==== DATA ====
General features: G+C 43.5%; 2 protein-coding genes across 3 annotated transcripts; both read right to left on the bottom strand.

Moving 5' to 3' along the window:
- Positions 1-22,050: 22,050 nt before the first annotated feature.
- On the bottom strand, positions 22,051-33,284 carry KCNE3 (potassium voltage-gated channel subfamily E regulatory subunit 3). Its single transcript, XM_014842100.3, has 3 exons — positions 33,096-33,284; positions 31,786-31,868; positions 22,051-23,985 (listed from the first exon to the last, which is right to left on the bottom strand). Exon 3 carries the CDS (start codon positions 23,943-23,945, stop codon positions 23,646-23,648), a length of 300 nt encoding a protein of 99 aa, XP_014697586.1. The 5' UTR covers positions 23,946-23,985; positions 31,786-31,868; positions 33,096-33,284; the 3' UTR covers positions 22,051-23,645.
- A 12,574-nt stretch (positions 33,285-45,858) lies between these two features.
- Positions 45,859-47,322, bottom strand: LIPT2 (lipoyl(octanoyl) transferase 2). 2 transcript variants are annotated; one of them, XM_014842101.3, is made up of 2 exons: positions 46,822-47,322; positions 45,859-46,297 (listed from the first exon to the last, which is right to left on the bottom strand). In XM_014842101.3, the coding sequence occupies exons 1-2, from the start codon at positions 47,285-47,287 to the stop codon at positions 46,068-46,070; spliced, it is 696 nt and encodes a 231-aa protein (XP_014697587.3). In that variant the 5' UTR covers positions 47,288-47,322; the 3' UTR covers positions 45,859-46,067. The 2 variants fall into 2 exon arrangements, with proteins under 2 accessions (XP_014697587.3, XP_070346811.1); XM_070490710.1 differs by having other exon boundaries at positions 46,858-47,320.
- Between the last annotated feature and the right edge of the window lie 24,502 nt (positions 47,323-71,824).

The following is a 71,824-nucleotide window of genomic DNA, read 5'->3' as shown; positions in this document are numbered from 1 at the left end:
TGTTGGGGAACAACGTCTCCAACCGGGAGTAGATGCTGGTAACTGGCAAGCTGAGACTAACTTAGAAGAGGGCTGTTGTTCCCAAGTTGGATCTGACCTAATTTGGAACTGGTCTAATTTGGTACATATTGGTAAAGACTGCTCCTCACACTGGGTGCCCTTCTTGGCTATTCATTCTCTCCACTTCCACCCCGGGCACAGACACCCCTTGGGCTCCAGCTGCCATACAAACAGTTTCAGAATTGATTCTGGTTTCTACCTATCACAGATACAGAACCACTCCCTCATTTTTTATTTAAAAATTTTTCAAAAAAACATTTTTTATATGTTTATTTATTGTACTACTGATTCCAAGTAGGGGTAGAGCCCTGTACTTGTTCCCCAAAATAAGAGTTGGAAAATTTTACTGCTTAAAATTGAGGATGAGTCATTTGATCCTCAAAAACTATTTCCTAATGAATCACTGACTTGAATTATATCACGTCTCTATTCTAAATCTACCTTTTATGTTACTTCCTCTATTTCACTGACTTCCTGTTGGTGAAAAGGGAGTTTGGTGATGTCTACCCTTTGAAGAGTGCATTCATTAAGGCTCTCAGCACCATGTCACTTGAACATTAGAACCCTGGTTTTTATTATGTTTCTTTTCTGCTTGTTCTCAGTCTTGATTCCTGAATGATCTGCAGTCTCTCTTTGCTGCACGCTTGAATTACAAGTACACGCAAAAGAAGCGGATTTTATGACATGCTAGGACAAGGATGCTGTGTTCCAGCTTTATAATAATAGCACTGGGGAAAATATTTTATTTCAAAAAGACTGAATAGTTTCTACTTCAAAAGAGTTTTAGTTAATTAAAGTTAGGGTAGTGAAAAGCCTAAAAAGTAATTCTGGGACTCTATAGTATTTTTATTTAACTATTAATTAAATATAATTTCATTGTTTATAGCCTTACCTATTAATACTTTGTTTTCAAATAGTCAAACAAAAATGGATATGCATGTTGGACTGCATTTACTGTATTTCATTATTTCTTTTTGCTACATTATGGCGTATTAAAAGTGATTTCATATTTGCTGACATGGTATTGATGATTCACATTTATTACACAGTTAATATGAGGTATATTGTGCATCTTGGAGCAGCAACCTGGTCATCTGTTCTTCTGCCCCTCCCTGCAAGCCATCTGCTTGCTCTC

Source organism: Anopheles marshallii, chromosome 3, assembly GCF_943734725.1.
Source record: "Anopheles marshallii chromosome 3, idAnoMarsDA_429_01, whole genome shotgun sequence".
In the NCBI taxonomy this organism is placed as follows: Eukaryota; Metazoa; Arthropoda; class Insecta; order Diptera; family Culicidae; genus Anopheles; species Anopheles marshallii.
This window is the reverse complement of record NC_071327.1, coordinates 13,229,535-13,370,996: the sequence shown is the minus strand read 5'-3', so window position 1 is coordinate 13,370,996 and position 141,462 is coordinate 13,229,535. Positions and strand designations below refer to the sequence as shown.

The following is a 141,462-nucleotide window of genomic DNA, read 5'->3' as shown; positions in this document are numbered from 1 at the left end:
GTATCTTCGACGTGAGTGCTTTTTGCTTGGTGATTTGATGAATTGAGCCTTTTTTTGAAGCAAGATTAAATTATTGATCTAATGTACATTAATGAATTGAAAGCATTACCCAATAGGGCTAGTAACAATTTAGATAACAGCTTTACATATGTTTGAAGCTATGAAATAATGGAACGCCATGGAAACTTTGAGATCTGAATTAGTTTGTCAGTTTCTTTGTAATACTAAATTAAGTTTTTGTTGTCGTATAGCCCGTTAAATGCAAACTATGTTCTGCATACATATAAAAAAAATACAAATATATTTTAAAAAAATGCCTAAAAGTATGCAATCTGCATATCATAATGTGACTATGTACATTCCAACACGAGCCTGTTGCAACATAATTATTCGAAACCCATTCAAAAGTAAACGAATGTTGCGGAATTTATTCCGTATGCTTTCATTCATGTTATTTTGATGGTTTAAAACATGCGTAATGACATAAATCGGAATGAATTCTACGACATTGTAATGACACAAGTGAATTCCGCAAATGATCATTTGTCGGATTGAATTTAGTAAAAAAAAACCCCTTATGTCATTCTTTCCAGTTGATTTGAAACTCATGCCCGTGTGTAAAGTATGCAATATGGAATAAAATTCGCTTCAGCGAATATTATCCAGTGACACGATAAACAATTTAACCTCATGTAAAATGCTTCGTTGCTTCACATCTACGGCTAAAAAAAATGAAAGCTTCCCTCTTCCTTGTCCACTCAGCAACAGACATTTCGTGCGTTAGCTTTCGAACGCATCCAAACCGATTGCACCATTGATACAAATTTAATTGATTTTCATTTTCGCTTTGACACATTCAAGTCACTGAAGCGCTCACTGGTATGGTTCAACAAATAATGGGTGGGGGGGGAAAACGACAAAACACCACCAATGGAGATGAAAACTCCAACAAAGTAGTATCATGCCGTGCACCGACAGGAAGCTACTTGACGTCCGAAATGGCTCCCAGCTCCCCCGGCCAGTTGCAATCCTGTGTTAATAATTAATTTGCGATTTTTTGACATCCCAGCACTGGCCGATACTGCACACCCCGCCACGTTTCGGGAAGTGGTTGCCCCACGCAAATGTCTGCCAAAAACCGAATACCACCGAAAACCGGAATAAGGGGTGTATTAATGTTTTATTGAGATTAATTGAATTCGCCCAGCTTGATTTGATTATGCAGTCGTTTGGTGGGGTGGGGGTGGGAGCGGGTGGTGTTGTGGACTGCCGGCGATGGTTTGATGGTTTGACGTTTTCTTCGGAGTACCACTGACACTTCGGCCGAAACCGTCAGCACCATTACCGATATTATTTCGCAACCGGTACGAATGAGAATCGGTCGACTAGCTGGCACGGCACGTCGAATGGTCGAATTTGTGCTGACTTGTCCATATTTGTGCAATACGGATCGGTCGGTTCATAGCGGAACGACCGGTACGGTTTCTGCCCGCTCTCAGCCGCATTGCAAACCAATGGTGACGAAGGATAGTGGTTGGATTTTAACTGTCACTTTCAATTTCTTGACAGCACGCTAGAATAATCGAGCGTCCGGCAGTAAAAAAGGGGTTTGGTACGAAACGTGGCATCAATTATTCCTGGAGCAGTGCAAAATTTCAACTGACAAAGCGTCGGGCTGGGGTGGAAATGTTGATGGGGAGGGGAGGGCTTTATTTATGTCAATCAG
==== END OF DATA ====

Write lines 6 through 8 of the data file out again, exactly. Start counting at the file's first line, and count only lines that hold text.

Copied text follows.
- Positions 45,859-47,322, bottom strand: LIPT2 (lipoyl(octanoyl) transferase 2). 2 transcript variants are annotated; one of them, XM_014842101.3, is made up of 2 exons: positions 46,822-47,322; positions 45,859-46,297 (listed from the first exon to the last, which is right to left on the bottom strand). In XM_014842101.3, the coding sequence occupies exons 1-2, from the start codon at positions 47,285-47,287 to the stop codon at positions 46,068-46,070; spliced, it is 696 nt and encodes a 231-aa protein (XP_014697587.3). In that variant the 5' UTR covers positions 47,288-47,322; the 3' UTR covers positions 45,859-46,067. The 2 variants fall into 2 exon arrangements, with proteins under 2 accessions (XP_014697587.3, XP_070346811.1); XM_070490710.1 differs by having other exon boundaries at positions 46,858-47,320.
- Between the last annotated feature and the right edge of the window lie 24,502 nt (positions 47,323-71,824).

The following is a 71,824-nucleotide window of genomic DNA, read 5'->3' as shown; positions in this document are numbered from 1 at the left end: